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Tuesday, December 3, 1861.+-

Washington, DC.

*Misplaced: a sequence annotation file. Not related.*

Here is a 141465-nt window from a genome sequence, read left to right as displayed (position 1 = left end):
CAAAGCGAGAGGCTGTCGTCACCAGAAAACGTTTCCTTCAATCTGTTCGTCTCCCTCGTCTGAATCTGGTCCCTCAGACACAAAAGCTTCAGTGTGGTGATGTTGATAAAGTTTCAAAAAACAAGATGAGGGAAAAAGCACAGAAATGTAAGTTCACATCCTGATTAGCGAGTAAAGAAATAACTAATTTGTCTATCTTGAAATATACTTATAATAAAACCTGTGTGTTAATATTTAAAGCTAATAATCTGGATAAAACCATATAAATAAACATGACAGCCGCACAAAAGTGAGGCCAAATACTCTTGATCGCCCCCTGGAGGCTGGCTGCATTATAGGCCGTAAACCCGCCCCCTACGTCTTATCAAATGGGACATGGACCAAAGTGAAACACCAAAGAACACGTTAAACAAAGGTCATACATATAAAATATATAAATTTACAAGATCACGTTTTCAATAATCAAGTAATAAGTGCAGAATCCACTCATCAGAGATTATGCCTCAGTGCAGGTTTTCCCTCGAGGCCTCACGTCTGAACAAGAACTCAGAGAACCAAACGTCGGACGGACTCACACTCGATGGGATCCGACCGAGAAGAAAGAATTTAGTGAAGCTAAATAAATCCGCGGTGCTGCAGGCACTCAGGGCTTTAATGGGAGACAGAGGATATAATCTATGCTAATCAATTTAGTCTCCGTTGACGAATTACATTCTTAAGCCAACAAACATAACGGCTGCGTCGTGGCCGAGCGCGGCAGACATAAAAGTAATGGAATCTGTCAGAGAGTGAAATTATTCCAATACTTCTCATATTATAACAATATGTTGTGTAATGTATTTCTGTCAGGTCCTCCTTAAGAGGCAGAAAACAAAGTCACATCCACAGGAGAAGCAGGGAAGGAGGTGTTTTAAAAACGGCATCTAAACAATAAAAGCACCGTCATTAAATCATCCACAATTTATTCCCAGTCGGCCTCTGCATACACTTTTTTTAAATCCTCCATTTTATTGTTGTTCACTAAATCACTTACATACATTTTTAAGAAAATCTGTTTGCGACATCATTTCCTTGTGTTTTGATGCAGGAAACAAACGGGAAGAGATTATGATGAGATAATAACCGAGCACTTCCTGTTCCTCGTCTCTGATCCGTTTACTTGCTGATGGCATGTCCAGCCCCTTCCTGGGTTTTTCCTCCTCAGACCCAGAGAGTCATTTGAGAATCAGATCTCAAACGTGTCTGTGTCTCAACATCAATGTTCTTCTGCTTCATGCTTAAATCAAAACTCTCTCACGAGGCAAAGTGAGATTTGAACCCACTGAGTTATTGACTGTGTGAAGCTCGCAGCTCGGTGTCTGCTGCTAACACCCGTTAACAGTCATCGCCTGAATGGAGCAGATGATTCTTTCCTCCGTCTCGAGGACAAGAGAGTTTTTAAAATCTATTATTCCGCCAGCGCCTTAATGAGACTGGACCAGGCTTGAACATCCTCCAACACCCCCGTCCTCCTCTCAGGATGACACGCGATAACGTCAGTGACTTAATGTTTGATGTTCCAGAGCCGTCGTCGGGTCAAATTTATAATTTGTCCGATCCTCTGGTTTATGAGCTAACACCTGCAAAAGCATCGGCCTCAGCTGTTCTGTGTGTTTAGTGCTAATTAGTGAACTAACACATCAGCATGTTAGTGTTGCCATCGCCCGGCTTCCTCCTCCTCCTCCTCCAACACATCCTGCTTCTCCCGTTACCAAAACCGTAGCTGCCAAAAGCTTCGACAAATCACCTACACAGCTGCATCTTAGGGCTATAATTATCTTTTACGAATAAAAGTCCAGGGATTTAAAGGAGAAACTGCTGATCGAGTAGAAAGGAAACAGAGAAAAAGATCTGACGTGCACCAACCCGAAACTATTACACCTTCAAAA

Secretary John G. Nicolay present's President's Annual Message to both houses of Congress. In the Senate, the clerk reads the message: "In the midst of unprecedented political troubles, we have cause of great gratitude to God for unusual good health, and most abundant harvests. . . . A disloyal portion of the American people have, during the whole year, been engaged in an attempt to divide and destroy the Union. . . . The Union must be preserved, and hence, all indispensable means must be employed. We should not be in haste to determine that radical and extreme measures, which may reach the loyal as well as the disloyal, are indispensable. The inaugural address at the beginning of the Administration, and the message to Congress at the late special session, were both mainly devoted to the domestic controversy out of which the insurrection and consequent war have sprung. Nothing now occurs to add or subtract, to or from, the principles or general purposes stated and expressed in those documents. . . . It continues to develop that the insurrection is largely, if not exclusively, a war upon the first principle of popular government—the rights of the people. . . . The struggle of today, is not altogether for today—it is for a vast future also." ["Schedule A" printed with Annual Message contains report on President's form letter to chaplains. See also Lincoln to Magrath, October 30, 1861.] In the House, the message is referred to the Committee of the Whole and ordered to be printed. Annual Message to Congress, 3 December 1861, CW, 5:35-54; Evening Star (Washington, DC), 3 December 1861, 3:2-6.